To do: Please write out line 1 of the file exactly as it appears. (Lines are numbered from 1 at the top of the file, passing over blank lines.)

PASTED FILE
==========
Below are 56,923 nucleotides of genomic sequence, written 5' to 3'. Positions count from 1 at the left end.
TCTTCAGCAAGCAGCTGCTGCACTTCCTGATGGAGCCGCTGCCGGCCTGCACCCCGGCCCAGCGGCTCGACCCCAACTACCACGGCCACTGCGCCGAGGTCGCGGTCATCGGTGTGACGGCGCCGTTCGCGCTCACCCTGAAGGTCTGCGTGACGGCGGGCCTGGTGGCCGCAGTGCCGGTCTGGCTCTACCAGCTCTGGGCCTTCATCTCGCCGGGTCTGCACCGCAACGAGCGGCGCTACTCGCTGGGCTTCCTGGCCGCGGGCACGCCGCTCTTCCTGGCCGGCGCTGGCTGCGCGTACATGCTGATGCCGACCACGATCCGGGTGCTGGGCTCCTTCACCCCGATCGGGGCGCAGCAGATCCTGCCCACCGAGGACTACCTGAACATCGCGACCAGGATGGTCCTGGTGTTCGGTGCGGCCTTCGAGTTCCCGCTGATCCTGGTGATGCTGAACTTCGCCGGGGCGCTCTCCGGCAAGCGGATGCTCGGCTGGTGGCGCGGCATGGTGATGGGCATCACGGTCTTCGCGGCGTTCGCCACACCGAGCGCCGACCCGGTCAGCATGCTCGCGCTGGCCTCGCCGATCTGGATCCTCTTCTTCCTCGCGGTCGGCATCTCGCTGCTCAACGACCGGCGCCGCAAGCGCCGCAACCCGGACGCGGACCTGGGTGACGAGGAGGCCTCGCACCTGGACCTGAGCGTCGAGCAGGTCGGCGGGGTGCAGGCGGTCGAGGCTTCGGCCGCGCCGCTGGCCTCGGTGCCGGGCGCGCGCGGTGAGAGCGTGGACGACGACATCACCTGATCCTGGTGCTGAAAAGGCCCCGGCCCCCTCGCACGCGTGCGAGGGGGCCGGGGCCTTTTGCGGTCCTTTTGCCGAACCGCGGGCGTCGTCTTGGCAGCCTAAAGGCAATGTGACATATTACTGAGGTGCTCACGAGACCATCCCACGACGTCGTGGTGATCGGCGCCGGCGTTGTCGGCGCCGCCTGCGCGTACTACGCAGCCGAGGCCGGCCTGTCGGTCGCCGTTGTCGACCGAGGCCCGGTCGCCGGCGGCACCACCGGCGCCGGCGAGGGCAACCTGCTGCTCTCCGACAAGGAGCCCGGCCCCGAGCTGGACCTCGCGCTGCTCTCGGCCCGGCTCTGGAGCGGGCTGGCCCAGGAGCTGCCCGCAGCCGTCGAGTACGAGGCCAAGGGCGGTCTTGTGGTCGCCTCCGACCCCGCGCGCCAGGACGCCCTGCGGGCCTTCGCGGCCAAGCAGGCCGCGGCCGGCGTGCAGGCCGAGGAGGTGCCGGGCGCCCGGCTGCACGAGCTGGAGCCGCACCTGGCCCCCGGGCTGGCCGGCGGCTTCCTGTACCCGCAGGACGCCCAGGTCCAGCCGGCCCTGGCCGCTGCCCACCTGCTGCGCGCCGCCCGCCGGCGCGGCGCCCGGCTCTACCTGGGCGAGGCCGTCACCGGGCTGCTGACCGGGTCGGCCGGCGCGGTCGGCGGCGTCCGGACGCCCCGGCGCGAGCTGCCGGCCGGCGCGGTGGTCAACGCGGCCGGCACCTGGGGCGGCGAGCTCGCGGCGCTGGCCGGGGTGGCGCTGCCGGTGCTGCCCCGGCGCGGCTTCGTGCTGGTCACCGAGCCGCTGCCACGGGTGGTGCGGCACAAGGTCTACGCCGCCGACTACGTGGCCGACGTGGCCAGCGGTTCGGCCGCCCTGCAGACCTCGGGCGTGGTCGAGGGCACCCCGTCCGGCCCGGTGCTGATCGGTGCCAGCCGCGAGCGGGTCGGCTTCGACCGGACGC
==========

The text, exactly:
Below are 56,923 nucleotides of genomic sequence, written 5' to 3'. Positions count from 1 at the left end.